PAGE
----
Brad Miller

Archive for August, 2013|Monthly archive page

The Dukes of Hazzard, The A-Team are why I’m a Libertarian

In True nature of the State on August 16, 2013 at 12:34 am


I am Libertarian because of the A-Team and The Dukes of Hazzard. Now how can two campy action comedy T.V. shows of the 70’s and 80’s lead me to the “Freedom Philosophy”?

Well I’m glad you asked. I’m now 37 and during my formative years I couldn’t get enough of the Dukes of Hazzard out smarting Boss Hogg, and The A-Team providing justice for the innocent while evading the authorities. In the past few years I’ve been reading tons about the eternal struggle between the individual vs. the State. And after reading Rand, Rothbard, Bastiat, Molinari, Mises, Read and many others I’ve come to the firm conclusion that it was the early childhood experiences of watching the Dukes of Hazzard and The A-Team that sent me on the quest to find out more about liberty.

The Dukes of Hazzard is about a moonshine running family in the hills of Kentucky, who are always being menaced by the greedy county commissioner, Boss Hogg. This cult action comedy dealt with such Libertarian Ideas as the ridiculussness of prohibition, the nobility of voluntary exchange and the evils of police corruption and importance of exposing greedy politicians.

In particular I believe there is no other show that ever did a better job of brining to life Franz Oppenheimer’s idea that there are only two ways to achieve what you want, the Political Means or the Economic Means. The dichotomy of Boss Hogg and Uncle Jesse couldn’t be any clearer. Boss Hogg the richest man in Hazzard County, and a powerful county commissioner, used his position of power to illegally enrich himself. Aided by the corrupt, and fortunately for the Duke Boys, inept Rosco P. Coltrane, Boss Hogg used hidden stop signs, speed traps and other nefarious means to line his pockets. He used Political Means to gain what he desired. While Uncle Jess the Duke patriarch helped his family by using his extensive knowledge of making moonshine to meet customer demand. He clearly was using Economic Means to support himself and his family. I would like to say that I was drawn to the show for its philosophical underpinnings but in all honesty it was for the awesome car chases, the Duke boys firing exploding arrows and of course Daisy’s shorts.

Even the theme song sung by Waylon Jennings tells us clearly that the Duke boys are living by a Libertarian code. In this verse you can see that they were adherents to the foundation of Libertarianism, which is the “Non-Agression Principle”. This principle states that that “no man has a right to initiate force against another man.”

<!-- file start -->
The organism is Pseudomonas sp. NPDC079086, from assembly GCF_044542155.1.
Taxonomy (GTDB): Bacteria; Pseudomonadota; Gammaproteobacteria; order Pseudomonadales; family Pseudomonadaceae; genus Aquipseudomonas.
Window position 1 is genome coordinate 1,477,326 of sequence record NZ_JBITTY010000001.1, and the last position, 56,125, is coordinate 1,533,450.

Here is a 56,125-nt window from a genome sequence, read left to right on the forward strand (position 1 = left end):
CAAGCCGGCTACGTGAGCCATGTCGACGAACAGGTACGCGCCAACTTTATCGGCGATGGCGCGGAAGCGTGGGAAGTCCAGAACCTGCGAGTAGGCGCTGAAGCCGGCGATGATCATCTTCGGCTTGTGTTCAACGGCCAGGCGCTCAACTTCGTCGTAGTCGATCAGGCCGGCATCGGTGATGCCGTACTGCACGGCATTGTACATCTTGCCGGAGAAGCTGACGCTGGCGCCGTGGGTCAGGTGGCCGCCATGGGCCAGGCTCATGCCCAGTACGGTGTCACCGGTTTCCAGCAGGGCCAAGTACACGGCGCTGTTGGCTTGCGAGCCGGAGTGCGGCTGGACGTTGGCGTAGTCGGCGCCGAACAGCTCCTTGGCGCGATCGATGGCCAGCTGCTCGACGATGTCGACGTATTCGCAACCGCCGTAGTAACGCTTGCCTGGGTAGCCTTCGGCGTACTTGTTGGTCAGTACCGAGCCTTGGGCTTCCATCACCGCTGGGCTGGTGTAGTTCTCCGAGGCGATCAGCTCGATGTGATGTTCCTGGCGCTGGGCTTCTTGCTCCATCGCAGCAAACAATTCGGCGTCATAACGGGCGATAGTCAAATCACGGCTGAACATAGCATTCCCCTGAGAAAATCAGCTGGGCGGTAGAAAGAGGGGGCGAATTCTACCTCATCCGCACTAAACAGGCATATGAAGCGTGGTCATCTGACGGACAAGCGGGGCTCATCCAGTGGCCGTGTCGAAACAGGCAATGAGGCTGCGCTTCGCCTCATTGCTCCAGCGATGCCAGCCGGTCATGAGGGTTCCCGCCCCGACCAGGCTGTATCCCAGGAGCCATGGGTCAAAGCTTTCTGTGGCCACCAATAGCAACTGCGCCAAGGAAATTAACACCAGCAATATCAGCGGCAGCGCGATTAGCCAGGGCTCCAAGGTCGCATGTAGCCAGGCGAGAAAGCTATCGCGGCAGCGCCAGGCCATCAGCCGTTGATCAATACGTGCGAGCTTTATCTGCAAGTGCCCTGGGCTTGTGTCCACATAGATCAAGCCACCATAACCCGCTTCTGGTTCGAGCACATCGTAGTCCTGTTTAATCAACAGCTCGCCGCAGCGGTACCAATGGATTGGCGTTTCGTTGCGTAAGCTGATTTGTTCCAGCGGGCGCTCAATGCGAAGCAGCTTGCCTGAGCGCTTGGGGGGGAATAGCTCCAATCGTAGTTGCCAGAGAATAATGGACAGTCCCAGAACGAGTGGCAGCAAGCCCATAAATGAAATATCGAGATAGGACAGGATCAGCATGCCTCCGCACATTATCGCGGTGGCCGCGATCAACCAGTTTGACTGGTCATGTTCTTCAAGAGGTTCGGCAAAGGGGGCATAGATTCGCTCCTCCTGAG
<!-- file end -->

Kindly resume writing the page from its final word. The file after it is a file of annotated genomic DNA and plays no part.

“Just some good ole boys never meaning no harm.”

And throughout the show they never killed anyone and only initiated force in a defensive manner.

This next verse tells us how they were trying to make their living but were being limited by government regulations.

“Just making their way, any way they know how and that’s just a little bit more than the law would allow.”

The Duke family were providing a good that others wanted. They never used force to induce others to buy their moonshine. It was always a voluntary transaction. Where Boss Hogg always relied upon fear, intimidation and the use of force to carry out his schemes. The Duke family maybe considered the first Libertarian family of T.V.

The A-Team was another show I couldn’t get enough of when I was little. What drew me to the A-Team was of course the awesome van, the cool adhoc armored vehicles they built and the prodigious use of mini-14’s. Now looking back I can see that this show, without the writers realizing it, presented the perfect case for what Gustave Molinari wrote about in his pamphlet “The Production of Security”. In this pamphlet Molinari argued that the Free Market could provide Justice and Defensive services superior to what the State offered and that is exactly what the A-Team did.

The A-Team was a group of special forces soldiers who were on the run from the government becasuse they were wrongly accused of a crime they didn’t commit. During the course of the series they helped out innocent people while also trying to clear their own names. They are the one’s to call if the government was the problem or if the government wouldn’t or couldn’t help those in need. This idea of a private organization providing police/defense services better than those services offered by the government is the Anarcho-Capitalist/Libertarian principle that the A-Team was built upon. And in every episode the private justice of the A-Team prevailed.

Further cementing the A-Team as a T.V. show that inculcated me in the ways of freedom at an early age was that Hannibal, the leader of the A-Team, didn’t rely on force to keep his team together. It was a totally voluntary unit; B.A., Face and Murdoch were always free to back out of any mission they disagreed with or had any reason to not participate in. This is the exact opposite of how the military operates. Once you sign up with the state military force you can’t just opt out of a mission if you disagree with it.

I can say with all honesty that watching the A-Team and the Dukes of Hazzard lead me to the Freedom Philosophy. In their own unique ways these two shows illustrated the difference between the force, coercion, and corruption of Government and the voluntary, peaceful. and honorable nature of Freedom.

Brad Miller
Advocate of Liberty